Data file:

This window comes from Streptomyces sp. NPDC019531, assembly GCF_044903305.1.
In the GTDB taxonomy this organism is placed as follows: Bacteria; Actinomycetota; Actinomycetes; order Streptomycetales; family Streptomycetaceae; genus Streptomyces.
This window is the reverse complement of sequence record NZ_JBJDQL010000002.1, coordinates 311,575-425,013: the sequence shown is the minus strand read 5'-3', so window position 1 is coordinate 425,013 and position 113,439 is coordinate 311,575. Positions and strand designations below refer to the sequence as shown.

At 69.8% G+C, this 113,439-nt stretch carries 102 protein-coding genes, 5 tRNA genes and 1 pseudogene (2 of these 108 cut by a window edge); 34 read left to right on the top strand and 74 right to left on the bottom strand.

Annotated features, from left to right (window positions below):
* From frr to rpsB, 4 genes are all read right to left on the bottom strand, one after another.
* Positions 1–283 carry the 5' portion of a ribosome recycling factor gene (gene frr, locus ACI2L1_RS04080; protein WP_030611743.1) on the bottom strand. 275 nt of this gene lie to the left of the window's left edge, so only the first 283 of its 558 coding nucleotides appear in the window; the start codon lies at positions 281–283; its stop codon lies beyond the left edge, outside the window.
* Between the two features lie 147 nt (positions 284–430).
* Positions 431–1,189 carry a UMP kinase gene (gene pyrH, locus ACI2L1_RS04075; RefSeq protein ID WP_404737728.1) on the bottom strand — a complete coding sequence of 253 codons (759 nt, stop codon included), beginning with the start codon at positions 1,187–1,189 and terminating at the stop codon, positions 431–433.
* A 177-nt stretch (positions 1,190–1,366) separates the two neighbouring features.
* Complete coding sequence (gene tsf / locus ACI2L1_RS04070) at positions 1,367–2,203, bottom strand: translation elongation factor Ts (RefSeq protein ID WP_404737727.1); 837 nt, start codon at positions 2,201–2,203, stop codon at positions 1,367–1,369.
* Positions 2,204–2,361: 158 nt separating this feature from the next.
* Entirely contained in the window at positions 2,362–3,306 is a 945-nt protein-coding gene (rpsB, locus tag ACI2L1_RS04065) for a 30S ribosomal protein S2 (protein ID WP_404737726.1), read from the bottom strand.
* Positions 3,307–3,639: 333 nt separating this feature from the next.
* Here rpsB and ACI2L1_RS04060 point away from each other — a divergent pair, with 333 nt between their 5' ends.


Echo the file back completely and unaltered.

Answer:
This window comes from Streptomyces sp. NPDC019531, assembly GCF_044903305.1.
In the GTDB taxonomy this organism is placed as follows: Bacteria; Actinomycetota; Actinomycetes; order Streptomycetales; family Streptomycetaceae; genus Streptomyces.
This window is the reverse complement of sequence record NZ_JBJDQL010000002.1, coordinates 311,575-425,013: the sequence shown is the minus strand read 5'-3', so window position 1 is coordinate 425,013 and position 113,439 is coordinate 311,575. Positions and strand designations below refer to the sequence as shown.

At 69.8% G+C, this 113,439-nt stretch carries 102 protein-coding genes, 5 tRNA genes and 1 pseudogene (2 of these 108 cut by a window edge); 34 read left to right on the top strand and 74 right to left on the bottom strand.

Annotated features, from left to right (window positions below):
* From frr to rpsB, 4 genes are all read right to left on the bottom strand, one after another.
* Positions 1–283 carry the 5' portion of a ribosome recycling factor gene (gene frr, locus ACI2L1_RS04080; protein WP_030611743.1) on the bottom strand. 275 nt of this gene lie to the left of the window's left edge, so only the first 283 of its 558 coding nucleotides appear in the window; the start codon lies at positions 281–283; its stop codon lies beyond the left edge, outside the window.
* Between the two features lie 147 nt (positions 284–430).
* Positions 431–1,189 carry a UMP kinase gene (gene pyrH, locus ACI2L1_RS04075; RefSeq protein ID WP_404737728.1) on the bottom strand — a complete coding sequence of 253 codons (759 nt, stop codon included), beginning with the start codon at positions 1,187–1,189 and terminating at the stop codon, positions 431–433.
* A 177-nt stretch (positions 1,190–1,366) separates the two neighbouring features.
* Complete coding sequence (gene tsf / locus ACI2L1_RS04070) at positions 1,367–2,203, bottom strand: translation elongation factor Ts (RefSeq protein ID WP_404737727.1); 837 nt, start codon at positions 2,201–2,203, stop codon at positions 1,367–1,369.
* Positions 2,204–2,361: 158 nt separating this feature from the next.
* Entirely contained in the window at positions 2,362–3,306 is a 945-nt protein-coding gene (rpsB, locus tag ACI2L1_RS04065) for a 30S ribosomal protein S2 (protein ID WP_404737726.1), read from the bottom strand.
* Positions 3,307–3,639: 333 nt separating this feature from the next.
* Here rpsB and ACI2L1_RS04060 point away from each other — a divergent pair, with 333 nt between their 5' ends.